Café Chocolaté

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Chapter XIX

Chapter XIX – Timothy Teller

Timothy had watched the conclusion of Ginger and Mary’s argument with a growing sense of unease.

There’s too much anger on the one side and far too much willingness to react on the other. It’s a recipe for disaster.

Anna had said nothing for awhile, but seemed lost in her own world. Timothy, with the initial effects of the explosions and the discovery of the corpse wearing off, needed something to do. He wandered off toward his laptop, still resting where he left it at one side of the two unoccupied tables.

Fried. That’s not good. At least, I have backups.

He got up to wander again and happened to catch Ginger’s eye in passing. Arms crossed and gaze narrowed, she appeared to be seething. Timothy gave her a wide berth.

Fabian beckoned for him to join Renee and himself, his deep voice very quiet. “I believe that we need some form of entertainment. Renee disagrees.”

Timothy frowned. “Entertainment?”

“Yes. Some people,” he waved in Mary’s direction, “need distraction from their current circumstances.”

Timothy looked at the tall brunette beside Fabian. “You don’t agree?”

“I-I think it will depend on what he means by entertainment.”

“Ideally, we could have a movie to pass the time.” Fabian folded his hands on the table.

“I think that would add unnecessary chaos and would cause us to be less vigilant.” Renee shrugged and brushed a hand across her stomach. “We are in the presence of a murderer after all.”

“Possibly.” Fabian smiled a bit. “As we have no means to play a movie anyhow, I suppose that the question is moot.”

“Do you have other ideas for entertainment?” Timothy asked.

“Do I have any other ideas for entertainment? No.” Fabian shook his head rather sadly. “I hoped that, perhaps, you might.”

“I suppose that something interactive might keep us cognizant of each other and our surroundings, while affording a distraction from our circumstances.”

“If one could come up with something interactive, that isn’t a party game that no one is up for playing.” Fabian steepled his fingertips, watching Timothy over them.

Timothy glanced around the room, hoping for inspiration. A book on the floor near the counter caught his eye. He jumped for it.

“That’s mine.” Kimberly hardly seemed to care, if her tone could be trusted, that she claimed ownership.

“May we use it?”

“Be my guest.”

“What do you have in mind?” Fabian asked.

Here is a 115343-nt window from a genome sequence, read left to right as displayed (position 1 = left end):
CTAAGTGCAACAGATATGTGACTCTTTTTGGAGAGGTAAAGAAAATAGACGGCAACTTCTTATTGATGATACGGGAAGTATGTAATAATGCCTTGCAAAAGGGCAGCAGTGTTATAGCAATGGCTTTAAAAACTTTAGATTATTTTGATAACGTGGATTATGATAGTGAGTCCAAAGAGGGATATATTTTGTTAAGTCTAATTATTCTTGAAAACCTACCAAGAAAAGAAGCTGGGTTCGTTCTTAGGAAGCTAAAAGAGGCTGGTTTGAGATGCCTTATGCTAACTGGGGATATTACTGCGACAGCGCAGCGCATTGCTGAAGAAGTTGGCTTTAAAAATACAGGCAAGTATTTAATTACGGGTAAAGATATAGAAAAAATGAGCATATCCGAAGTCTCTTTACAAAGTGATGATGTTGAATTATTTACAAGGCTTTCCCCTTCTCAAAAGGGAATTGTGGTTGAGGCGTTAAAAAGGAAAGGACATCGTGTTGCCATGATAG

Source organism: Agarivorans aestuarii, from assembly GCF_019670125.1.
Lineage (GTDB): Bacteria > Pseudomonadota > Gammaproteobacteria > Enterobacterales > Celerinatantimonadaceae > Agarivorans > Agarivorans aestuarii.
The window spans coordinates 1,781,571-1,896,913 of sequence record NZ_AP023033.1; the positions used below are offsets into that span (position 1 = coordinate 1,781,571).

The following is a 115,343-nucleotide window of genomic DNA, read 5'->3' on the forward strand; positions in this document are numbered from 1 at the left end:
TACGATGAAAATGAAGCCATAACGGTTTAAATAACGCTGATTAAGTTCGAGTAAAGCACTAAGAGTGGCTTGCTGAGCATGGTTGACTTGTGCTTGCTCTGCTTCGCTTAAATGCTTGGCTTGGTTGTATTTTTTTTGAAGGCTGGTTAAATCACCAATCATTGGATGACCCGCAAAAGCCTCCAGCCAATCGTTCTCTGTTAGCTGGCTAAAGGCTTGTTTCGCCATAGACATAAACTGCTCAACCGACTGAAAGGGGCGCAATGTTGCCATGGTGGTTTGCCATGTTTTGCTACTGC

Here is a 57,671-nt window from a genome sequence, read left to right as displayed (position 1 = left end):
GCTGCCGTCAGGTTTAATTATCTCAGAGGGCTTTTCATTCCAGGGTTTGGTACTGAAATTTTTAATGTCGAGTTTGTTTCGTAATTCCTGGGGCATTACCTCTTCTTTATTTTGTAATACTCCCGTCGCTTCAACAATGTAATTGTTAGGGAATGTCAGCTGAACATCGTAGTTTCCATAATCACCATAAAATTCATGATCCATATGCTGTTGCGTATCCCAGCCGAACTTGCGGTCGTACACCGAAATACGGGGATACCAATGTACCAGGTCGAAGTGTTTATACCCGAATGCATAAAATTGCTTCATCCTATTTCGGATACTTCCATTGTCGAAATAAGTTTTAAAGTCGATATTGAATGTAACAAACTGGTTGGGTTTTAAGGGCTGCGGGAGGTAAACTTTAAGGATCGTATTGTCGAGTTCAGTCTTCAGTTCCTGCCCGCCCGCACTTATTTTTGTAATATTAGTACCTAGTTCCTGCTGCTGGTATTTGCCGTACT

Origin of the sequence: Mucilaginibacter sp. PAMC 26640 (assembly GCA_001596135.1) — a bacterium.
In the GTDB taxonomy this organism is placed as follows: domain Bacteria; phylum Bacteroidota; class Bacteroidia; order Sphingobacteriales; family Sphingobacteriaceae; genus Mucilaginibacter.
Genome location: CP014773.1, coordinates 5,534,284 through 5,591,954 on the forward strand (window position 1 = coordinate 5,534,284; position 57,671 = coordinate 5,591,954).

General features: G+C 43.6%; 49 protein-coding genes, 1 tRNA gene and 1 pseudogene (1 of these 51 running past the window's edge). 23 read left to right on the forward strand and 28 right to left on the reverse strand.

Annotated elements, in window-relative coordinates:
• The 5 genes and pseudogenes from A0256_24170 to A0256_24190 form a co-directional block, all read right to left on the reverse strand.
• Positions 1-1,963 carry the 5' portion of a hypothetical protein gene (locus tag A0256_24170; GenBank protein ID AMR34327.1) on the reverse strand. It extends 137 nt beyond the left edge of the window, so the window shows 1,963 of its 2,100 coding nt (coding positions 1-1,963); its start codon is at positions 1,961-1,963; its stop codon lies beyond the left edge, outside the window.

Timothy turned the book over in his hands. 4:50 From Paddington. He hadn’t read that particular Agatha Christie book, but at least it was an author that he recognized. He’d try it.

“My sisters and I used to read a book by turns.” He resumed his seat, still holding the book. “Everyone sits together, each taking turn to read for, say, ten minutes at a time.”

“Not everyone is going to want to read aloud.” Renee rubbed her stomach, then sighed.

“Possibly not. Or possibly everyone will be so happy for something to do, that they’ll do it anyway.” He smiled to try to soften what might come off as harsh.

Renee only shrugged.

Fabian reached for the book and looked it over. “So, we read a fictional murder mystery – while we live through a real murder mystery?”

Timothy cocked an eyebrow. “I suppose – yes. Do you have a better idea?”

“No, actually. The idea is intriguing. Hearing Mary Dill, for instance, attempt to voice a rational character should be fascinating.”

Timothy paused and tried to picture Mary calmly reading about a murder. He failed. Maybe we’ll be proven wrong. Maybe it will relax her somehow. He heard the woman’s voice rise in excited conversation with Kimberly a few feet away. Maybe.

Fabian took it upon himself to get the four women to join them. Adrian and Xavier, of course, couldn’t join them; they were busy. And, if they interviewed everyone, they would frequently lose a reader for awhile, but they could manage well enough. To Timothy’s surprise, no one balked.

Fabian set to moving two of the round tables close together and then surrounding them with chairs. He gathered everyone, assigning seats that kept Mary between himself and Kimberly. Timothy saw Ginger watching the proceeding with crossed arms.

He hesitated. He didn’t want to engage with Ginger. He usually avoided her as much as possible and with good reason. He watched her glaring, and sighed.

Sometimes, loving your neighbor means talking to the person that you usually do your best to avoid. He sighed again, but went toward her.

“Are you planning to join us?”

She slowly turned her glare toward him, before her face softened just barely. “What?”

“Are you going to join us while we read?”

She shrugged, arms still crossed. “I said that I would.”

“You’re not going to do it from where you’re standing, are you?”

“If it means that I don’t have to sit anywhere near Mary Dill, I will. I’m quite nearly out of all patience with the woman.”

Timothy bit back a laugh and looked toward the seating arrangements. “I think you’re safe. I think Fabian is putting you next to himself and an empty seat. Probably for Eddie. Mary is two seats away.”

Ginger dropped her arms. “I’m coming.”

Timothy nodded and smiled a bit. “That’s the spirit! Let’s see how this goes.”

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